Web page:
LEMC commemorates the birthplace of American combat aviation, and serves as a symbol of the Franco-American comradeship during World War I.
“The Lafayette Escadrille Memorial Cemetery is the final resting place for brave airmen who gave their lives in one of the most pivotal wars of the twentieth century,” McPeak said. “It’s fitting that ABMC, whose mission is to honor the service and sacrifice of U.S. armed forces, assume responsibility for preserving this historic site honoring America’s pioneering combat airmen.”
More than 200 Americans flew with French squadrons during the course of the war. Of this number, only 38 were assigned to the Lafayette Escadrille. (The term escadrille means squadron in French.) The rest served in other French flying units. Collectively, all Americans in the French Air Service, known as the Service Aéronautique, were considered to be part of the Lafayette Flying Corps, an unofficial designation. Many of these aviators transferred to American squadrons once the United States entered the war in April 1917.
After the Armistice, Lafayette Flying Corps veterans worked with American and French leaders to build a memorial dedicated to those who flew with the Service Aéronautique. The memorial would also serve as a final resting place for many of those who lost their lives during the war. The crypt includes 68 sarcophagi, one for each of the aviators of the Lafayette Flying Corps who lost their lives during World War I. Fifty of these aviators are entombed in the crypt along with two of their French commanding officers. The remainder rest in other locations, or their remains were never recovered.
Dedicated in 1928, decades of delayed maintenance to the memorial had led to structural damage, water intrusion and corrosion that required large-scale repair by the early 21st century. An engineering study revealed that significant resources would be required to fully rehabilitate the structure. Understanding its significance in the history of American military aviation, ABMC, through an agreement with the Lafayette Escadrille Memorial Foundation and the French government that included financial support, led restoration efforts in 2015 and 2016, in time for the 100th anniversary of the formation of the squadron. The restoration included repairing plaster vaulting in the crypt, restoring the large ground mosaic, repairing all stonework, waterproofing and more.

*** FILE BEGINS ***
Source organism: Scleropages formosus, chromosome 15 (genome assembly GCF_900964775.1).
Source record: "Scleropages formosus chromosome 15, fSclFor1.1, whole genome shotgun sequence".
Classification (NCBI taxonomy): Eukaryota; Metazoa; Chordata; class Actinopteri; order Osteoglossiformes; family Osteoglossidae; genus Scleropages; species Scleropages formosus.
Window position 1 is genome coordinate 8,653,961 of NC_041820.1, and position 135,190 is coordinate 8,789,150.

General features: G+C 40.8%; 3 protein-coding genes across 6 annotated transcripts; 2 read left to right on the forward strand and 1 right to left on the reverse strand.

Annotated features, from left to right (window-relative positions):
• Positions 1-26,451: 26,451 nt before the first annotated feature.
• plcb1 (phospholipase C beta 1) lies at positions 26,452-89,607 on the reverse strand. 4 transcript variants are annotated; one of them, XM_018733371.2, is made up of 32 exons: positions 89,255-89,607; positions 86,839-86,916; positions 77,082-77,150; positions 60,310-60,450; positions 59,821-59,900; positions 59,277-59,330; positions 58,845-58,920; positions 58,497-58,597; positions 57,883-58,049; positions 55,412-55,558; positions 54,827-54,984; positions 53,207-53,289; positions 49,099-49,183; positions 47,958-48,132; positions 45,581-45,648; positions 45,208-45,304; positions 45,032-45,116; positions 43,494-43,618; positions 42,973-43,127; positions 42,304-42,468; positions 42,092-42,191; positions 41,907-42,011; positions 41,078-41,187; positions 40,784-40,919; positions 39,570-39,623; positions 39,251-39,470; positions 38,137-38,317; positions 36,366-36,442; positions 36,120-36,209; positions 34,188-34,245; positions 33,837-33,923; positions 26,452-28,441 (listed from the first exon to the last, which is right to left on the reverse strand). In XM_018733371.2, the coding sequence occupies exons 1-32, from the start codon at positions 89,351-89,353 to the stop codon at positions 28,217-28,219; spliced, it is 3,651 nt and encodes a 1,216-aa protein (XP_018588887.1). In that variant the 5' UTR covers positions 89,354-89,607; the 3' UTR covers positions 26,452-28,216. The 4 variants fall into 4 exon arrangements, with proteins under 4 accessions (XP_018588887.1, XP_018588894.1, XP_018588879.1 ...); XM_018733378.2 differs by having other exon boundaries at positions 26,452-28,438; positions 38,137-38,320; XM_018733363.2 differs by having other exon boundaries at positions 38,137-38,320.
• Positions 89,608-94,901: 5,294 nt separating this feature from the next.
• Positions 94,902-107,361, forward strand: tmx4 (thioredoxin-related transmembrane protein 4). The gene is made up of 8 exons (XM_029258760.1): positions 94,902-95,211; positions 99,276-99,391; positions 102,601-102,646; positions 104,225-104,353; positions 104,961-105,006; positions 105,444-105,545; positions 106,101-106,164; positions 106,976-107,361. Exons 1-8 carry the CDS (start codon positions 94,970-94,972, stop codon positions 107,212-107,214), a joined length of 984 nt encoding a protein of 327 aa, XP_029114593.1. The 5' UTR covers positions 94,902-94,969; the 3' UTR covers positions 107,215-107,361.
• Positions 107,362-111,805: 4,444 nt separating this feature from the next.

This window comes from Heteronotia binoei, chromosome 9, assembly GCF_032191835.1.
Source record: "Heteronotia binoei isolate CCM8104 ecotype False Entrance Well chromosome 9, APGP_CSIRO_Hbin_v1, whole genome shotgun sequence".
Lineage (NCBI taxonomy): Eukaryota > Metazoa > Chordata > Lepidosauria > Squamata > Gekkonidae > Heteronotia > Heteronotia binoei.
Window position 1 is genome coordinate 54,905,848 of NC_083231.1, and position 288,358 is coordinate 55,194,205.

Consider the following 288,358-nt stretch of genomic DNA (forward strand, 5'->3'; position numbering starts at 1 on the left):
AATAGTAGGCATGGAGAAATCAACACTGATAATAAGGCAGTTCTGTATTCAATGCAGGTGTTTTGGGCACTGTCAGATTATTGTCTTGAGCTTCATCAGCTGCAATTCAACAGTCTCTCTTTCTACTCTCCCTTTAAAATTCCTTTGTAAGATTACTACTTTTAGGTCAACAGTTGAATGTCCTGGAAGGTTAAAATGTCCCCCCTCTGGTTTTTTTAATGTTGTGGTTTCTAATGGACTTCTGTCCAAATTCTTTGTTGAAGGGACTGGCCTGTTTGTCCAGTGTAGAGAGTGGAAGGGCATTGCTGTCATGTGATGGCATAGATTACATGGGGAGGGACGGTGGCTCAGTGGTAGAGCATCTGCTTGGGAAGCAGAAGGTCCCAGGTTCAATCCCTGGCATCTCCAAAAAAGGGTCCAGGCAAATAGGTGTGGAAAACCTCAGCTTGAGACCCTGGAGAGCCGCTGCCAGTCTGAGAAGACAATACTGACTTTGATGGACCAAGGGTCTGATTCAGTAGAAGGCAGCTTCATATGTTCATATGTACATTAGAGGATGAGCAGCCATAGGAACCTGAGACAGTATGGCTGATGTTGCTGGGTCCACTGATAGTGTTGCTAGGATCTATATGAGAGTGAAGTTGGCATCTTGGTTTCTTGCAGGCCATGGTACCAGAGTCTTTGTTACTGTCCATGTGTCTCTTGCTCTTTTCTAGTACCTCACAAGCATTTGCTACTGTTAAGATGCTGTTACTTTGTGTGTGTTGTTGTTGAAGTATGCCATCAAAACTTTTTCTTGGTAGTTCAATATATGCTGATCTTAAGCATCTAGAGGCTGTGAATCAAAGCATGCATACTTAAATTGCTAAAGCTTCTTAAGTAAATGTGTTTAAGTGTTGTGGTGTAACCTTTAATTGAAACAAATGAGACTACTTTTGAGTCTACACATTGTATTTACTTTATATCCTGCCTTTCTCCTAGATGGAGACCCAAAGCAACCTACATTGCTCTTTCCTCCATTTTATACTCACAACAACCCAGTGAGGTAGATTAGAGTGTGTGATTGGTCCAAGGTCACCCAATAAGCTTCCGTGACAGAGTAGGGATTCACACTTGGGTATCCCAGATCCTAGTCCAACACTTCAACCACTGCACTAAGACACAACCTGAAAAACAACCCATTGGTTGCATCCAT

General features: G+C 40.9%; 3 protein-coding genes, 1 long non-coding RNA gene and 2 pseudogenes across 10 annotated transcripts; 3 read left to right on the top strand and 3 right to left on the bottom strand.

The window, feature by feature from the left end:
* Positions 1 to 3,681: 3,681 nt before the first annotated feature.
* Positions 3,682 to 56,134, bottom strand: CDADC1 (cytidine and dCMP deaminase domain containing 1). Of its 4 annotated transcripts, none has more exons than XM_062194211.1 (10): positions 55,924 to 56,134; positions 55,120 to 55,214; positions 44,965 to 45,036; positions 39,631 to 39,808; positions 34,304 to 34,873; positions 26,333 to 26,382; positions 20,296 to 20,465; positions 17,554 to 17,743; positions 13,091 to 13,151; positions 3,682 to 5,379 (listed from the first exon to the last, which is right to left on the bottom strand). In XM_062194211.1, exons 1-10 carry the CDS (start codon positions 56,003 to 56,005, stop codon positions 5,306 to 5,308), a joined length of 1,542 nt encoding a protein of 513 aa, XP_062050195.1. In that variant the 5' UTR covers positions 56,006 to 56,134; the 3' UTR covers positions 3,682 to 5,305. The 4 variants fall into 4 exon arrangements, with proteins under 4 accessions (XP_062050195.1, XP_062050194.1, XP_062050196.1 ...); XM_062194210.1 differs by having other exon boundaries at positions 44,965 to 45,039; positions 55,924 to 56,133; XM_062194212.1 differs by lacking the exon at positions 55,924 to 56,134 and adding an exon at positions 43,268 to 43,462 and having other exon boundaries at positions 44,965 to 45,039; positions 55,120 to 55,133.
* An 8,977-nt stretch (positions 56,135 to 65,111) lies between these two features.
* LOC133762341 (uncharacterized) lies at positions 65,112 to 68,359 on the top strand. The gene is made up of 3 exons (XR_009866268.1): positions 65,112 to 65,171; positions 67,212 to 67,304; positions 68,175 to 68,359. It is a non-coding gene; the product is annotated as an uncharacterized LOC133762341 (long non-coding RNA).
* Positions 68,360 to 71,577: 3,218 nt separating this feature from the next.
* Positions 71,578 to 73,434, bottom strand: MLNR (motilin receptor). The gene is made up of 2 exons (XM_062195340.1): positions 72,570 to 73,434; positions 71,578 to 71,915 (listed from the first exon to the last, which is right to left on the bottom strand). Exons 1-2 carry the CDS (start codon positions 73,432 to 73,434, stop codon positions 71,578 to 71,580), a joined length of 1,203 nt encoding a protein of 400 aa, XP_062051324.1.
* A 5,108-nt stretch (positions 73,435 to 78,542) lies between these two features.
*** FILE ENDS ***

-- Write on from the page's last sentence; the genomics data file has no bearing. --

LEMC is open to the public daily, and is located inside the gates of Domaine National de Sainte-Cloud. Hours of operation are 7:30 a.m. to 8:00 p.m. November through February; 7:30 a.m. to 9:00 p.m. during September, October, March and April; 7:30 a.m. to 10:00 p.m. May through August. On December 24th and 31st, the site closes at 6:00 p.m. Access to the crypt is by appointment only. Call or email to check availability.
Established by Congress in 1923, the American Battle Monuments Commission commemorates the service, achievements, and sacrifice of U.S. armed forces. ABMC administers 26 overseas military cemeteries, and 27 memorials, monuments, and markers.
This article comes from the ABMC website
Photo 1: ABMC Deputy Secretary for Overseas Operations John Wessels, ABMC Chairman Merrill A. McPeak, President of the Lafayette Escadrille Memorial Foundation Alex Blumrosen, and ABMC Deputy Secretary Rob Dalessandro gathered for the transfer ceremony. (Photo U.S. Embassy)
Photo 2: ABMC Chairman Merrill A. McPeak and President of the Lafayette Escadrille Memorial Foundation Alex Blumrosen (Photo U.S. Embassy)